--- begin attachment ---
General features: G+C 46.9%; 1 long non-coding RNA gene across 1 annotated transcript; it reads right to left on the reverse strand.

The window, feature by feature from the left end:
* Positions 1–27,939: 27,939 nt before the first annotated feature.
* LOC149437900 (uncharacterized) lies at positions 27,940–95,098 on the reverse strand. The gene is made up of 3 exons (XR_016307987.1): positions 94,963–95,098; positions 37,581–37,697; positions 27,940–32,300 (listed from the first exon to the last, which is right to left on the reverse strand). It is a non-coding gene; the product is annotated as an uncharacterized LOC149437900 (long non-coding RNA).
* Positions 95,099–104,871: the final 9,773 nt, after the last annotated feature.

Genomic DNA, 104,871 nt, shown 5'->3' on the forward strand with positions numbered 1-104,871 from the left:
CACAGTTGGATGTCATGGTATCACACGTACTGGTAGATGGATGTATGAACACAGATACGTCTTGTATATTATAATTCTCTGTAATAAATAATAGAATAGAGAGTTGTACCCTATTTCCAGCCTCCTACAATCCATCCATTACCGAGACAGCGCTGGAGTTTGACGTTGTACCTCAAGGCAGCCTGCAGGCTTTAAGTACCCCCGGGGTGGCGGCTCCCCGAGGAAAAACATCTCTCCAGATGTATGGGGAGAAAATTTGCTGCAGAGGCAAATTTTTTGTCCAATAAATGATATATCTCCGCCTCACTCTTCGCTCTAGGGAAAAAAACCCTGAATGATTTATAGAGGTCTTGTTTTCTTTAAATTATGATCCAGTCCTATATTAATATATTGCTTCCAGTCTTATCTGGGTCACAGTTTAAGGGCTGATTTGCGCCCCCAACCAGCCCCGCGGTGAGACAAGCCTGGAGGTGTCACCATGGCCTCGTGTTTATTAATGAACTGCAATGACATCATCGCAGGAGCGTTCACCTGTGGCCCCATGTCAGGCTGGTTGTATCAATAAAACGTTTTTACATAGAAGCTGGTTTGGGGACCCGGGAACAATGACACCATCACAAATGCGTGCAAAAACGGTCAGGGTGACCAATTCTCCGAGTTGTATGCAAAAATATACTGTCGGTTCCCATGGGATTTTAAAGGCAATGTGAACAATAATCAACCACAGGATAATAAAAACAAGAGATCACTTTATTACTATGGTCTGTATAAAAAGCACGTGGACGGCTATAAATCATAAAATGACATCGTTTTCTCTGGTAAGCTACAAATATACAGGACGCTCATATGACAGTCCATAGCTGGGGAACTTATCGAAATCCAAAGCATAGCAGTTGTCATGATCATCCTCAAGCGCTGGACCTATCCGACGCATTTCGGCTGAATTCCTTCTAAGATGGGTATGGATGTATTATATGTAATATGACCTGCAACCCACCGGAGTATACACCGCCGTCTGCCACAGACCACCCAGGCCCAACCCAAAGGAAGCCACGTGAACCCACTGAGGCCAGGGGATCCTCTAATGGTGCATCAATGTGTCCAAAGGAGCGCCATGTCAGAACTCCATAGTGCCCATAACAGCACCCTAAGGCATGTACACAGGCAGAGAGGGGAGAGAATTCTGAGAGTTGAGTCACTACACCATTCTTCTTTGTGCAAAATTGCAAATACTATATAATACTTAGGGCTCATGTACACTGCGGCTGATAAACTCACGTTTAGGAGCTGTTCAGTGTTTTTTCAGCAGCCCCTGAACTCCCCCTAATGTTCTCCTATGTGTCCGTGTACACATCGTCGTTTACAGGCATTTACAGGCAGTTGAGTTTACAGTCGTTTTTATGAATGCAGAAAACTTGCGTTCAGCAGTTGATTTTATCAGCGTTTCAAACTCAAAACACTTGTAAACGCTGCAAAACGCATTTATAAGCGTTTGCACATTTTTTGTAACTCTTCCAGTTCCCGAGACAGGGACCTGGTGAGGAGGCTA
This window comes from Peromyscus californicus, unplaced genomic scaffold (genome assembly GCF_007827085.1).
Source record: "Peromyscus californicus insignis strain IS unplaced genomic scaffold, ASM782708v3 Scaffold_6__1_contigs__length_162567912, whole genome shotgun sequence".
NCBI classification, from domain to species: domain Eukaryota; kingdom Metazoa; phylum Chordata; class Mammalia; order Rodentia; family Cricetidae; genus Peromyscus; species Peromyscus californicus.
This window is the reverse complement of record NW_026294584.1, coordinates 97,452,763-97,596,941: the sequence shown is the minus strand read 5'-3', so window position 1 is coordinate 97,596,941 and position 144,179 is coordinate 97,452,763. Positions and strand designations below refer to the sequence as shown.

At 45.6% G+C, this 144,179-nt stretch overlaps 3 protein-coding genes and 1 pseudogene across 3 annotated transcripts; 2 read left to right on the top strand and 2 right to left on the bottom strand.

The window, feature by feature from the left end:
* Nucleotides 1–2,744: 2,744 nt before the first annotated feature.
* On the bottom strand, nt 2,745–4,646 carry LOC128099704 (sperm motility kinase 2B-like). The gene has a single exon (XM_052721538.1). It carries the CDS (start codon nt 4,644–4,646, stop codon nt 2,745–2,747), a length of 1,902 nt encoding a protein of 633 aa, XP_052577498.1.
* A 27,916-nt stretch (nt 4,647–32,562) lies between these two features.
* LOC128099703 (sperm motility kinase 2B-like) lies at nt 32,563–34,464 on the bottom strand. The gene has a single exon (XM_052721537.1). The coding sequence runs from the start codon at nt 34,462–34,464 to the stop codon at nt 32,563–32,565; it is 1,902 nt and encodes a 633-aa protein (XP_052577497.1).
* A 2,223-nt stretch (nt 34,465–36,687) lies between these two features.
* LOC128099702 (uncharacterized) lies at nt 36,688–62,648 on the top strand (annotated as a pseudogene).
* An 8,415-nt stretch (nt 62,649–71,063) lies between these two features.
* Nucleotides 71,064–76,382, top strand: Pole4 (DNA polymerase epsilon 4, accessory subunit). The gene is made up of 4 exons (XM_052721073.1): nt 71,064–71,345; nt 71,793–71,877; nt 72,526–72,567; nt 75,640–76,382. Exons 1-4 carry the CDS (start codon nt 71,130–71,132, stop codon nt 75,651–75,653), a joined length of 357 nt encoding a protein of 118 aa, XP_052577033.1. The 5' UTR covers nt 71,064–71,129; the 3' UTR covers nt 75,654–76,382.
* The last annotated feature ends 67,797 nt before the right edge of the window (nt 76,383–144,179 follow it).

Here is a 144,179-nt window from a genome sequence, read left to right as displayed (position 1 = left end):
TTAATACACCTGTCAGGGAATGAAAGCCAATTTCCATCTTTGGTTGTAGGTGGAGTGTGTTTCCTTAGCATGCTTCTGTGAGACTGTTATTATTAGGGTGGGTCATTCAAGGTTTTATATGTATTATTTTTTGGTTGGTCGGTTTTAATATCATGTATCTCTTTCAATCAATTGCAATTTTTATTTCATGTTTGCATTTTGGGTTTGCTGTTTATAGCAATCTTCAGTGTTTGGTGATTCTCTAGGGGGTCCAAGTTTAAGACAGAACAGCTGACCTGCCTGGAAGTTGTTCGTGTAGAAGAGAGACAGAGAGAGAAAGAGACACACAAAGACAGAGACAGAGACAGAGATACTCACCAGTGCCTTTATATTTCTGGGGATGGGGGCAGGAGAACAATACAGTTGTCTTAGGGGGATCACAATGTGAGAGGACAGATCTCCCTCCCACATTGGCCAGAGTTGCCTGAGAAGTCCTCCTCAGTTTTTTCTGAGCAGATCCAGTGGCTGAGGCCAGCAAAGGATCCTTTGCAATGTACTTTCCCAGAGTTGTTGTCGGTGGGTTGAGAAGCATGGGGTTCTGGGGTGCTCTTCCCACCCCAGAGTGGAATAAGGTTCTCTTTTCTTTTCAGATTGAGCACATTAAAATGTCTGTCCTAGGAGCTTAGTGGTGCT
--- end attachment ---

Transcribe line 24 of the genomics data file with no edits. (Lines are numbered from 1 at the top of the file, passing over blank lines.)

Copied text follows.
TTAATACACCTGTCAGGGAATGAAAGCCAATTTCCATCTTTGGTTGTAGGTGGAGTGTGTTTCCTTAGCATGCTTCTGTGAGACTGTTATTATTAGGGTGGGTCATTCAAGGTTTTATATGTATTATTTTTTGGTTGGTCGGTTTTAATATCATGTATCTCTTTCAATCAATTGCAATTTTTATTTCATGTTTGCATTTTGGGTTTGCTGTTTATAGCAATCTTCAGTGTTTGGTGATTCTCTAGGGGGTCCAAGTTTAAGACAGAACAGCTGACCTGCCTGGAAGTTGTTCGTGTAGAAGAGAGACAGAGAGAGAAAGAGACACACAAAGACAGAGACAGAGACAGAGATACTCACCAGTGCCTTTATATTTCTGGGGATGGGGGCAGGAGAACAATACAGTTGTCTTAGGGGGATCACAATGTGAGAGGACAGATCTCCCTCCCACATTGGCCAGAGTTGCCTGAGAAGTCCTCCTCAGTTTTTTCTGAGCAGATCCAGTGGCTGAGGCCAGCAAAGGATCCTTTGCAATGTACTTTCCCAGAGTTGTTGTCGGTGGGTTGAGAAGCATGGGGTTCTGGGGTGCTCTTCCCACCCCAGAGTGGAATAAGGTTCTCTTTTCTTTTCAGATTGAGCACATTAAAATGTCTGTCCTAGGAGCTTAGTGGTGCT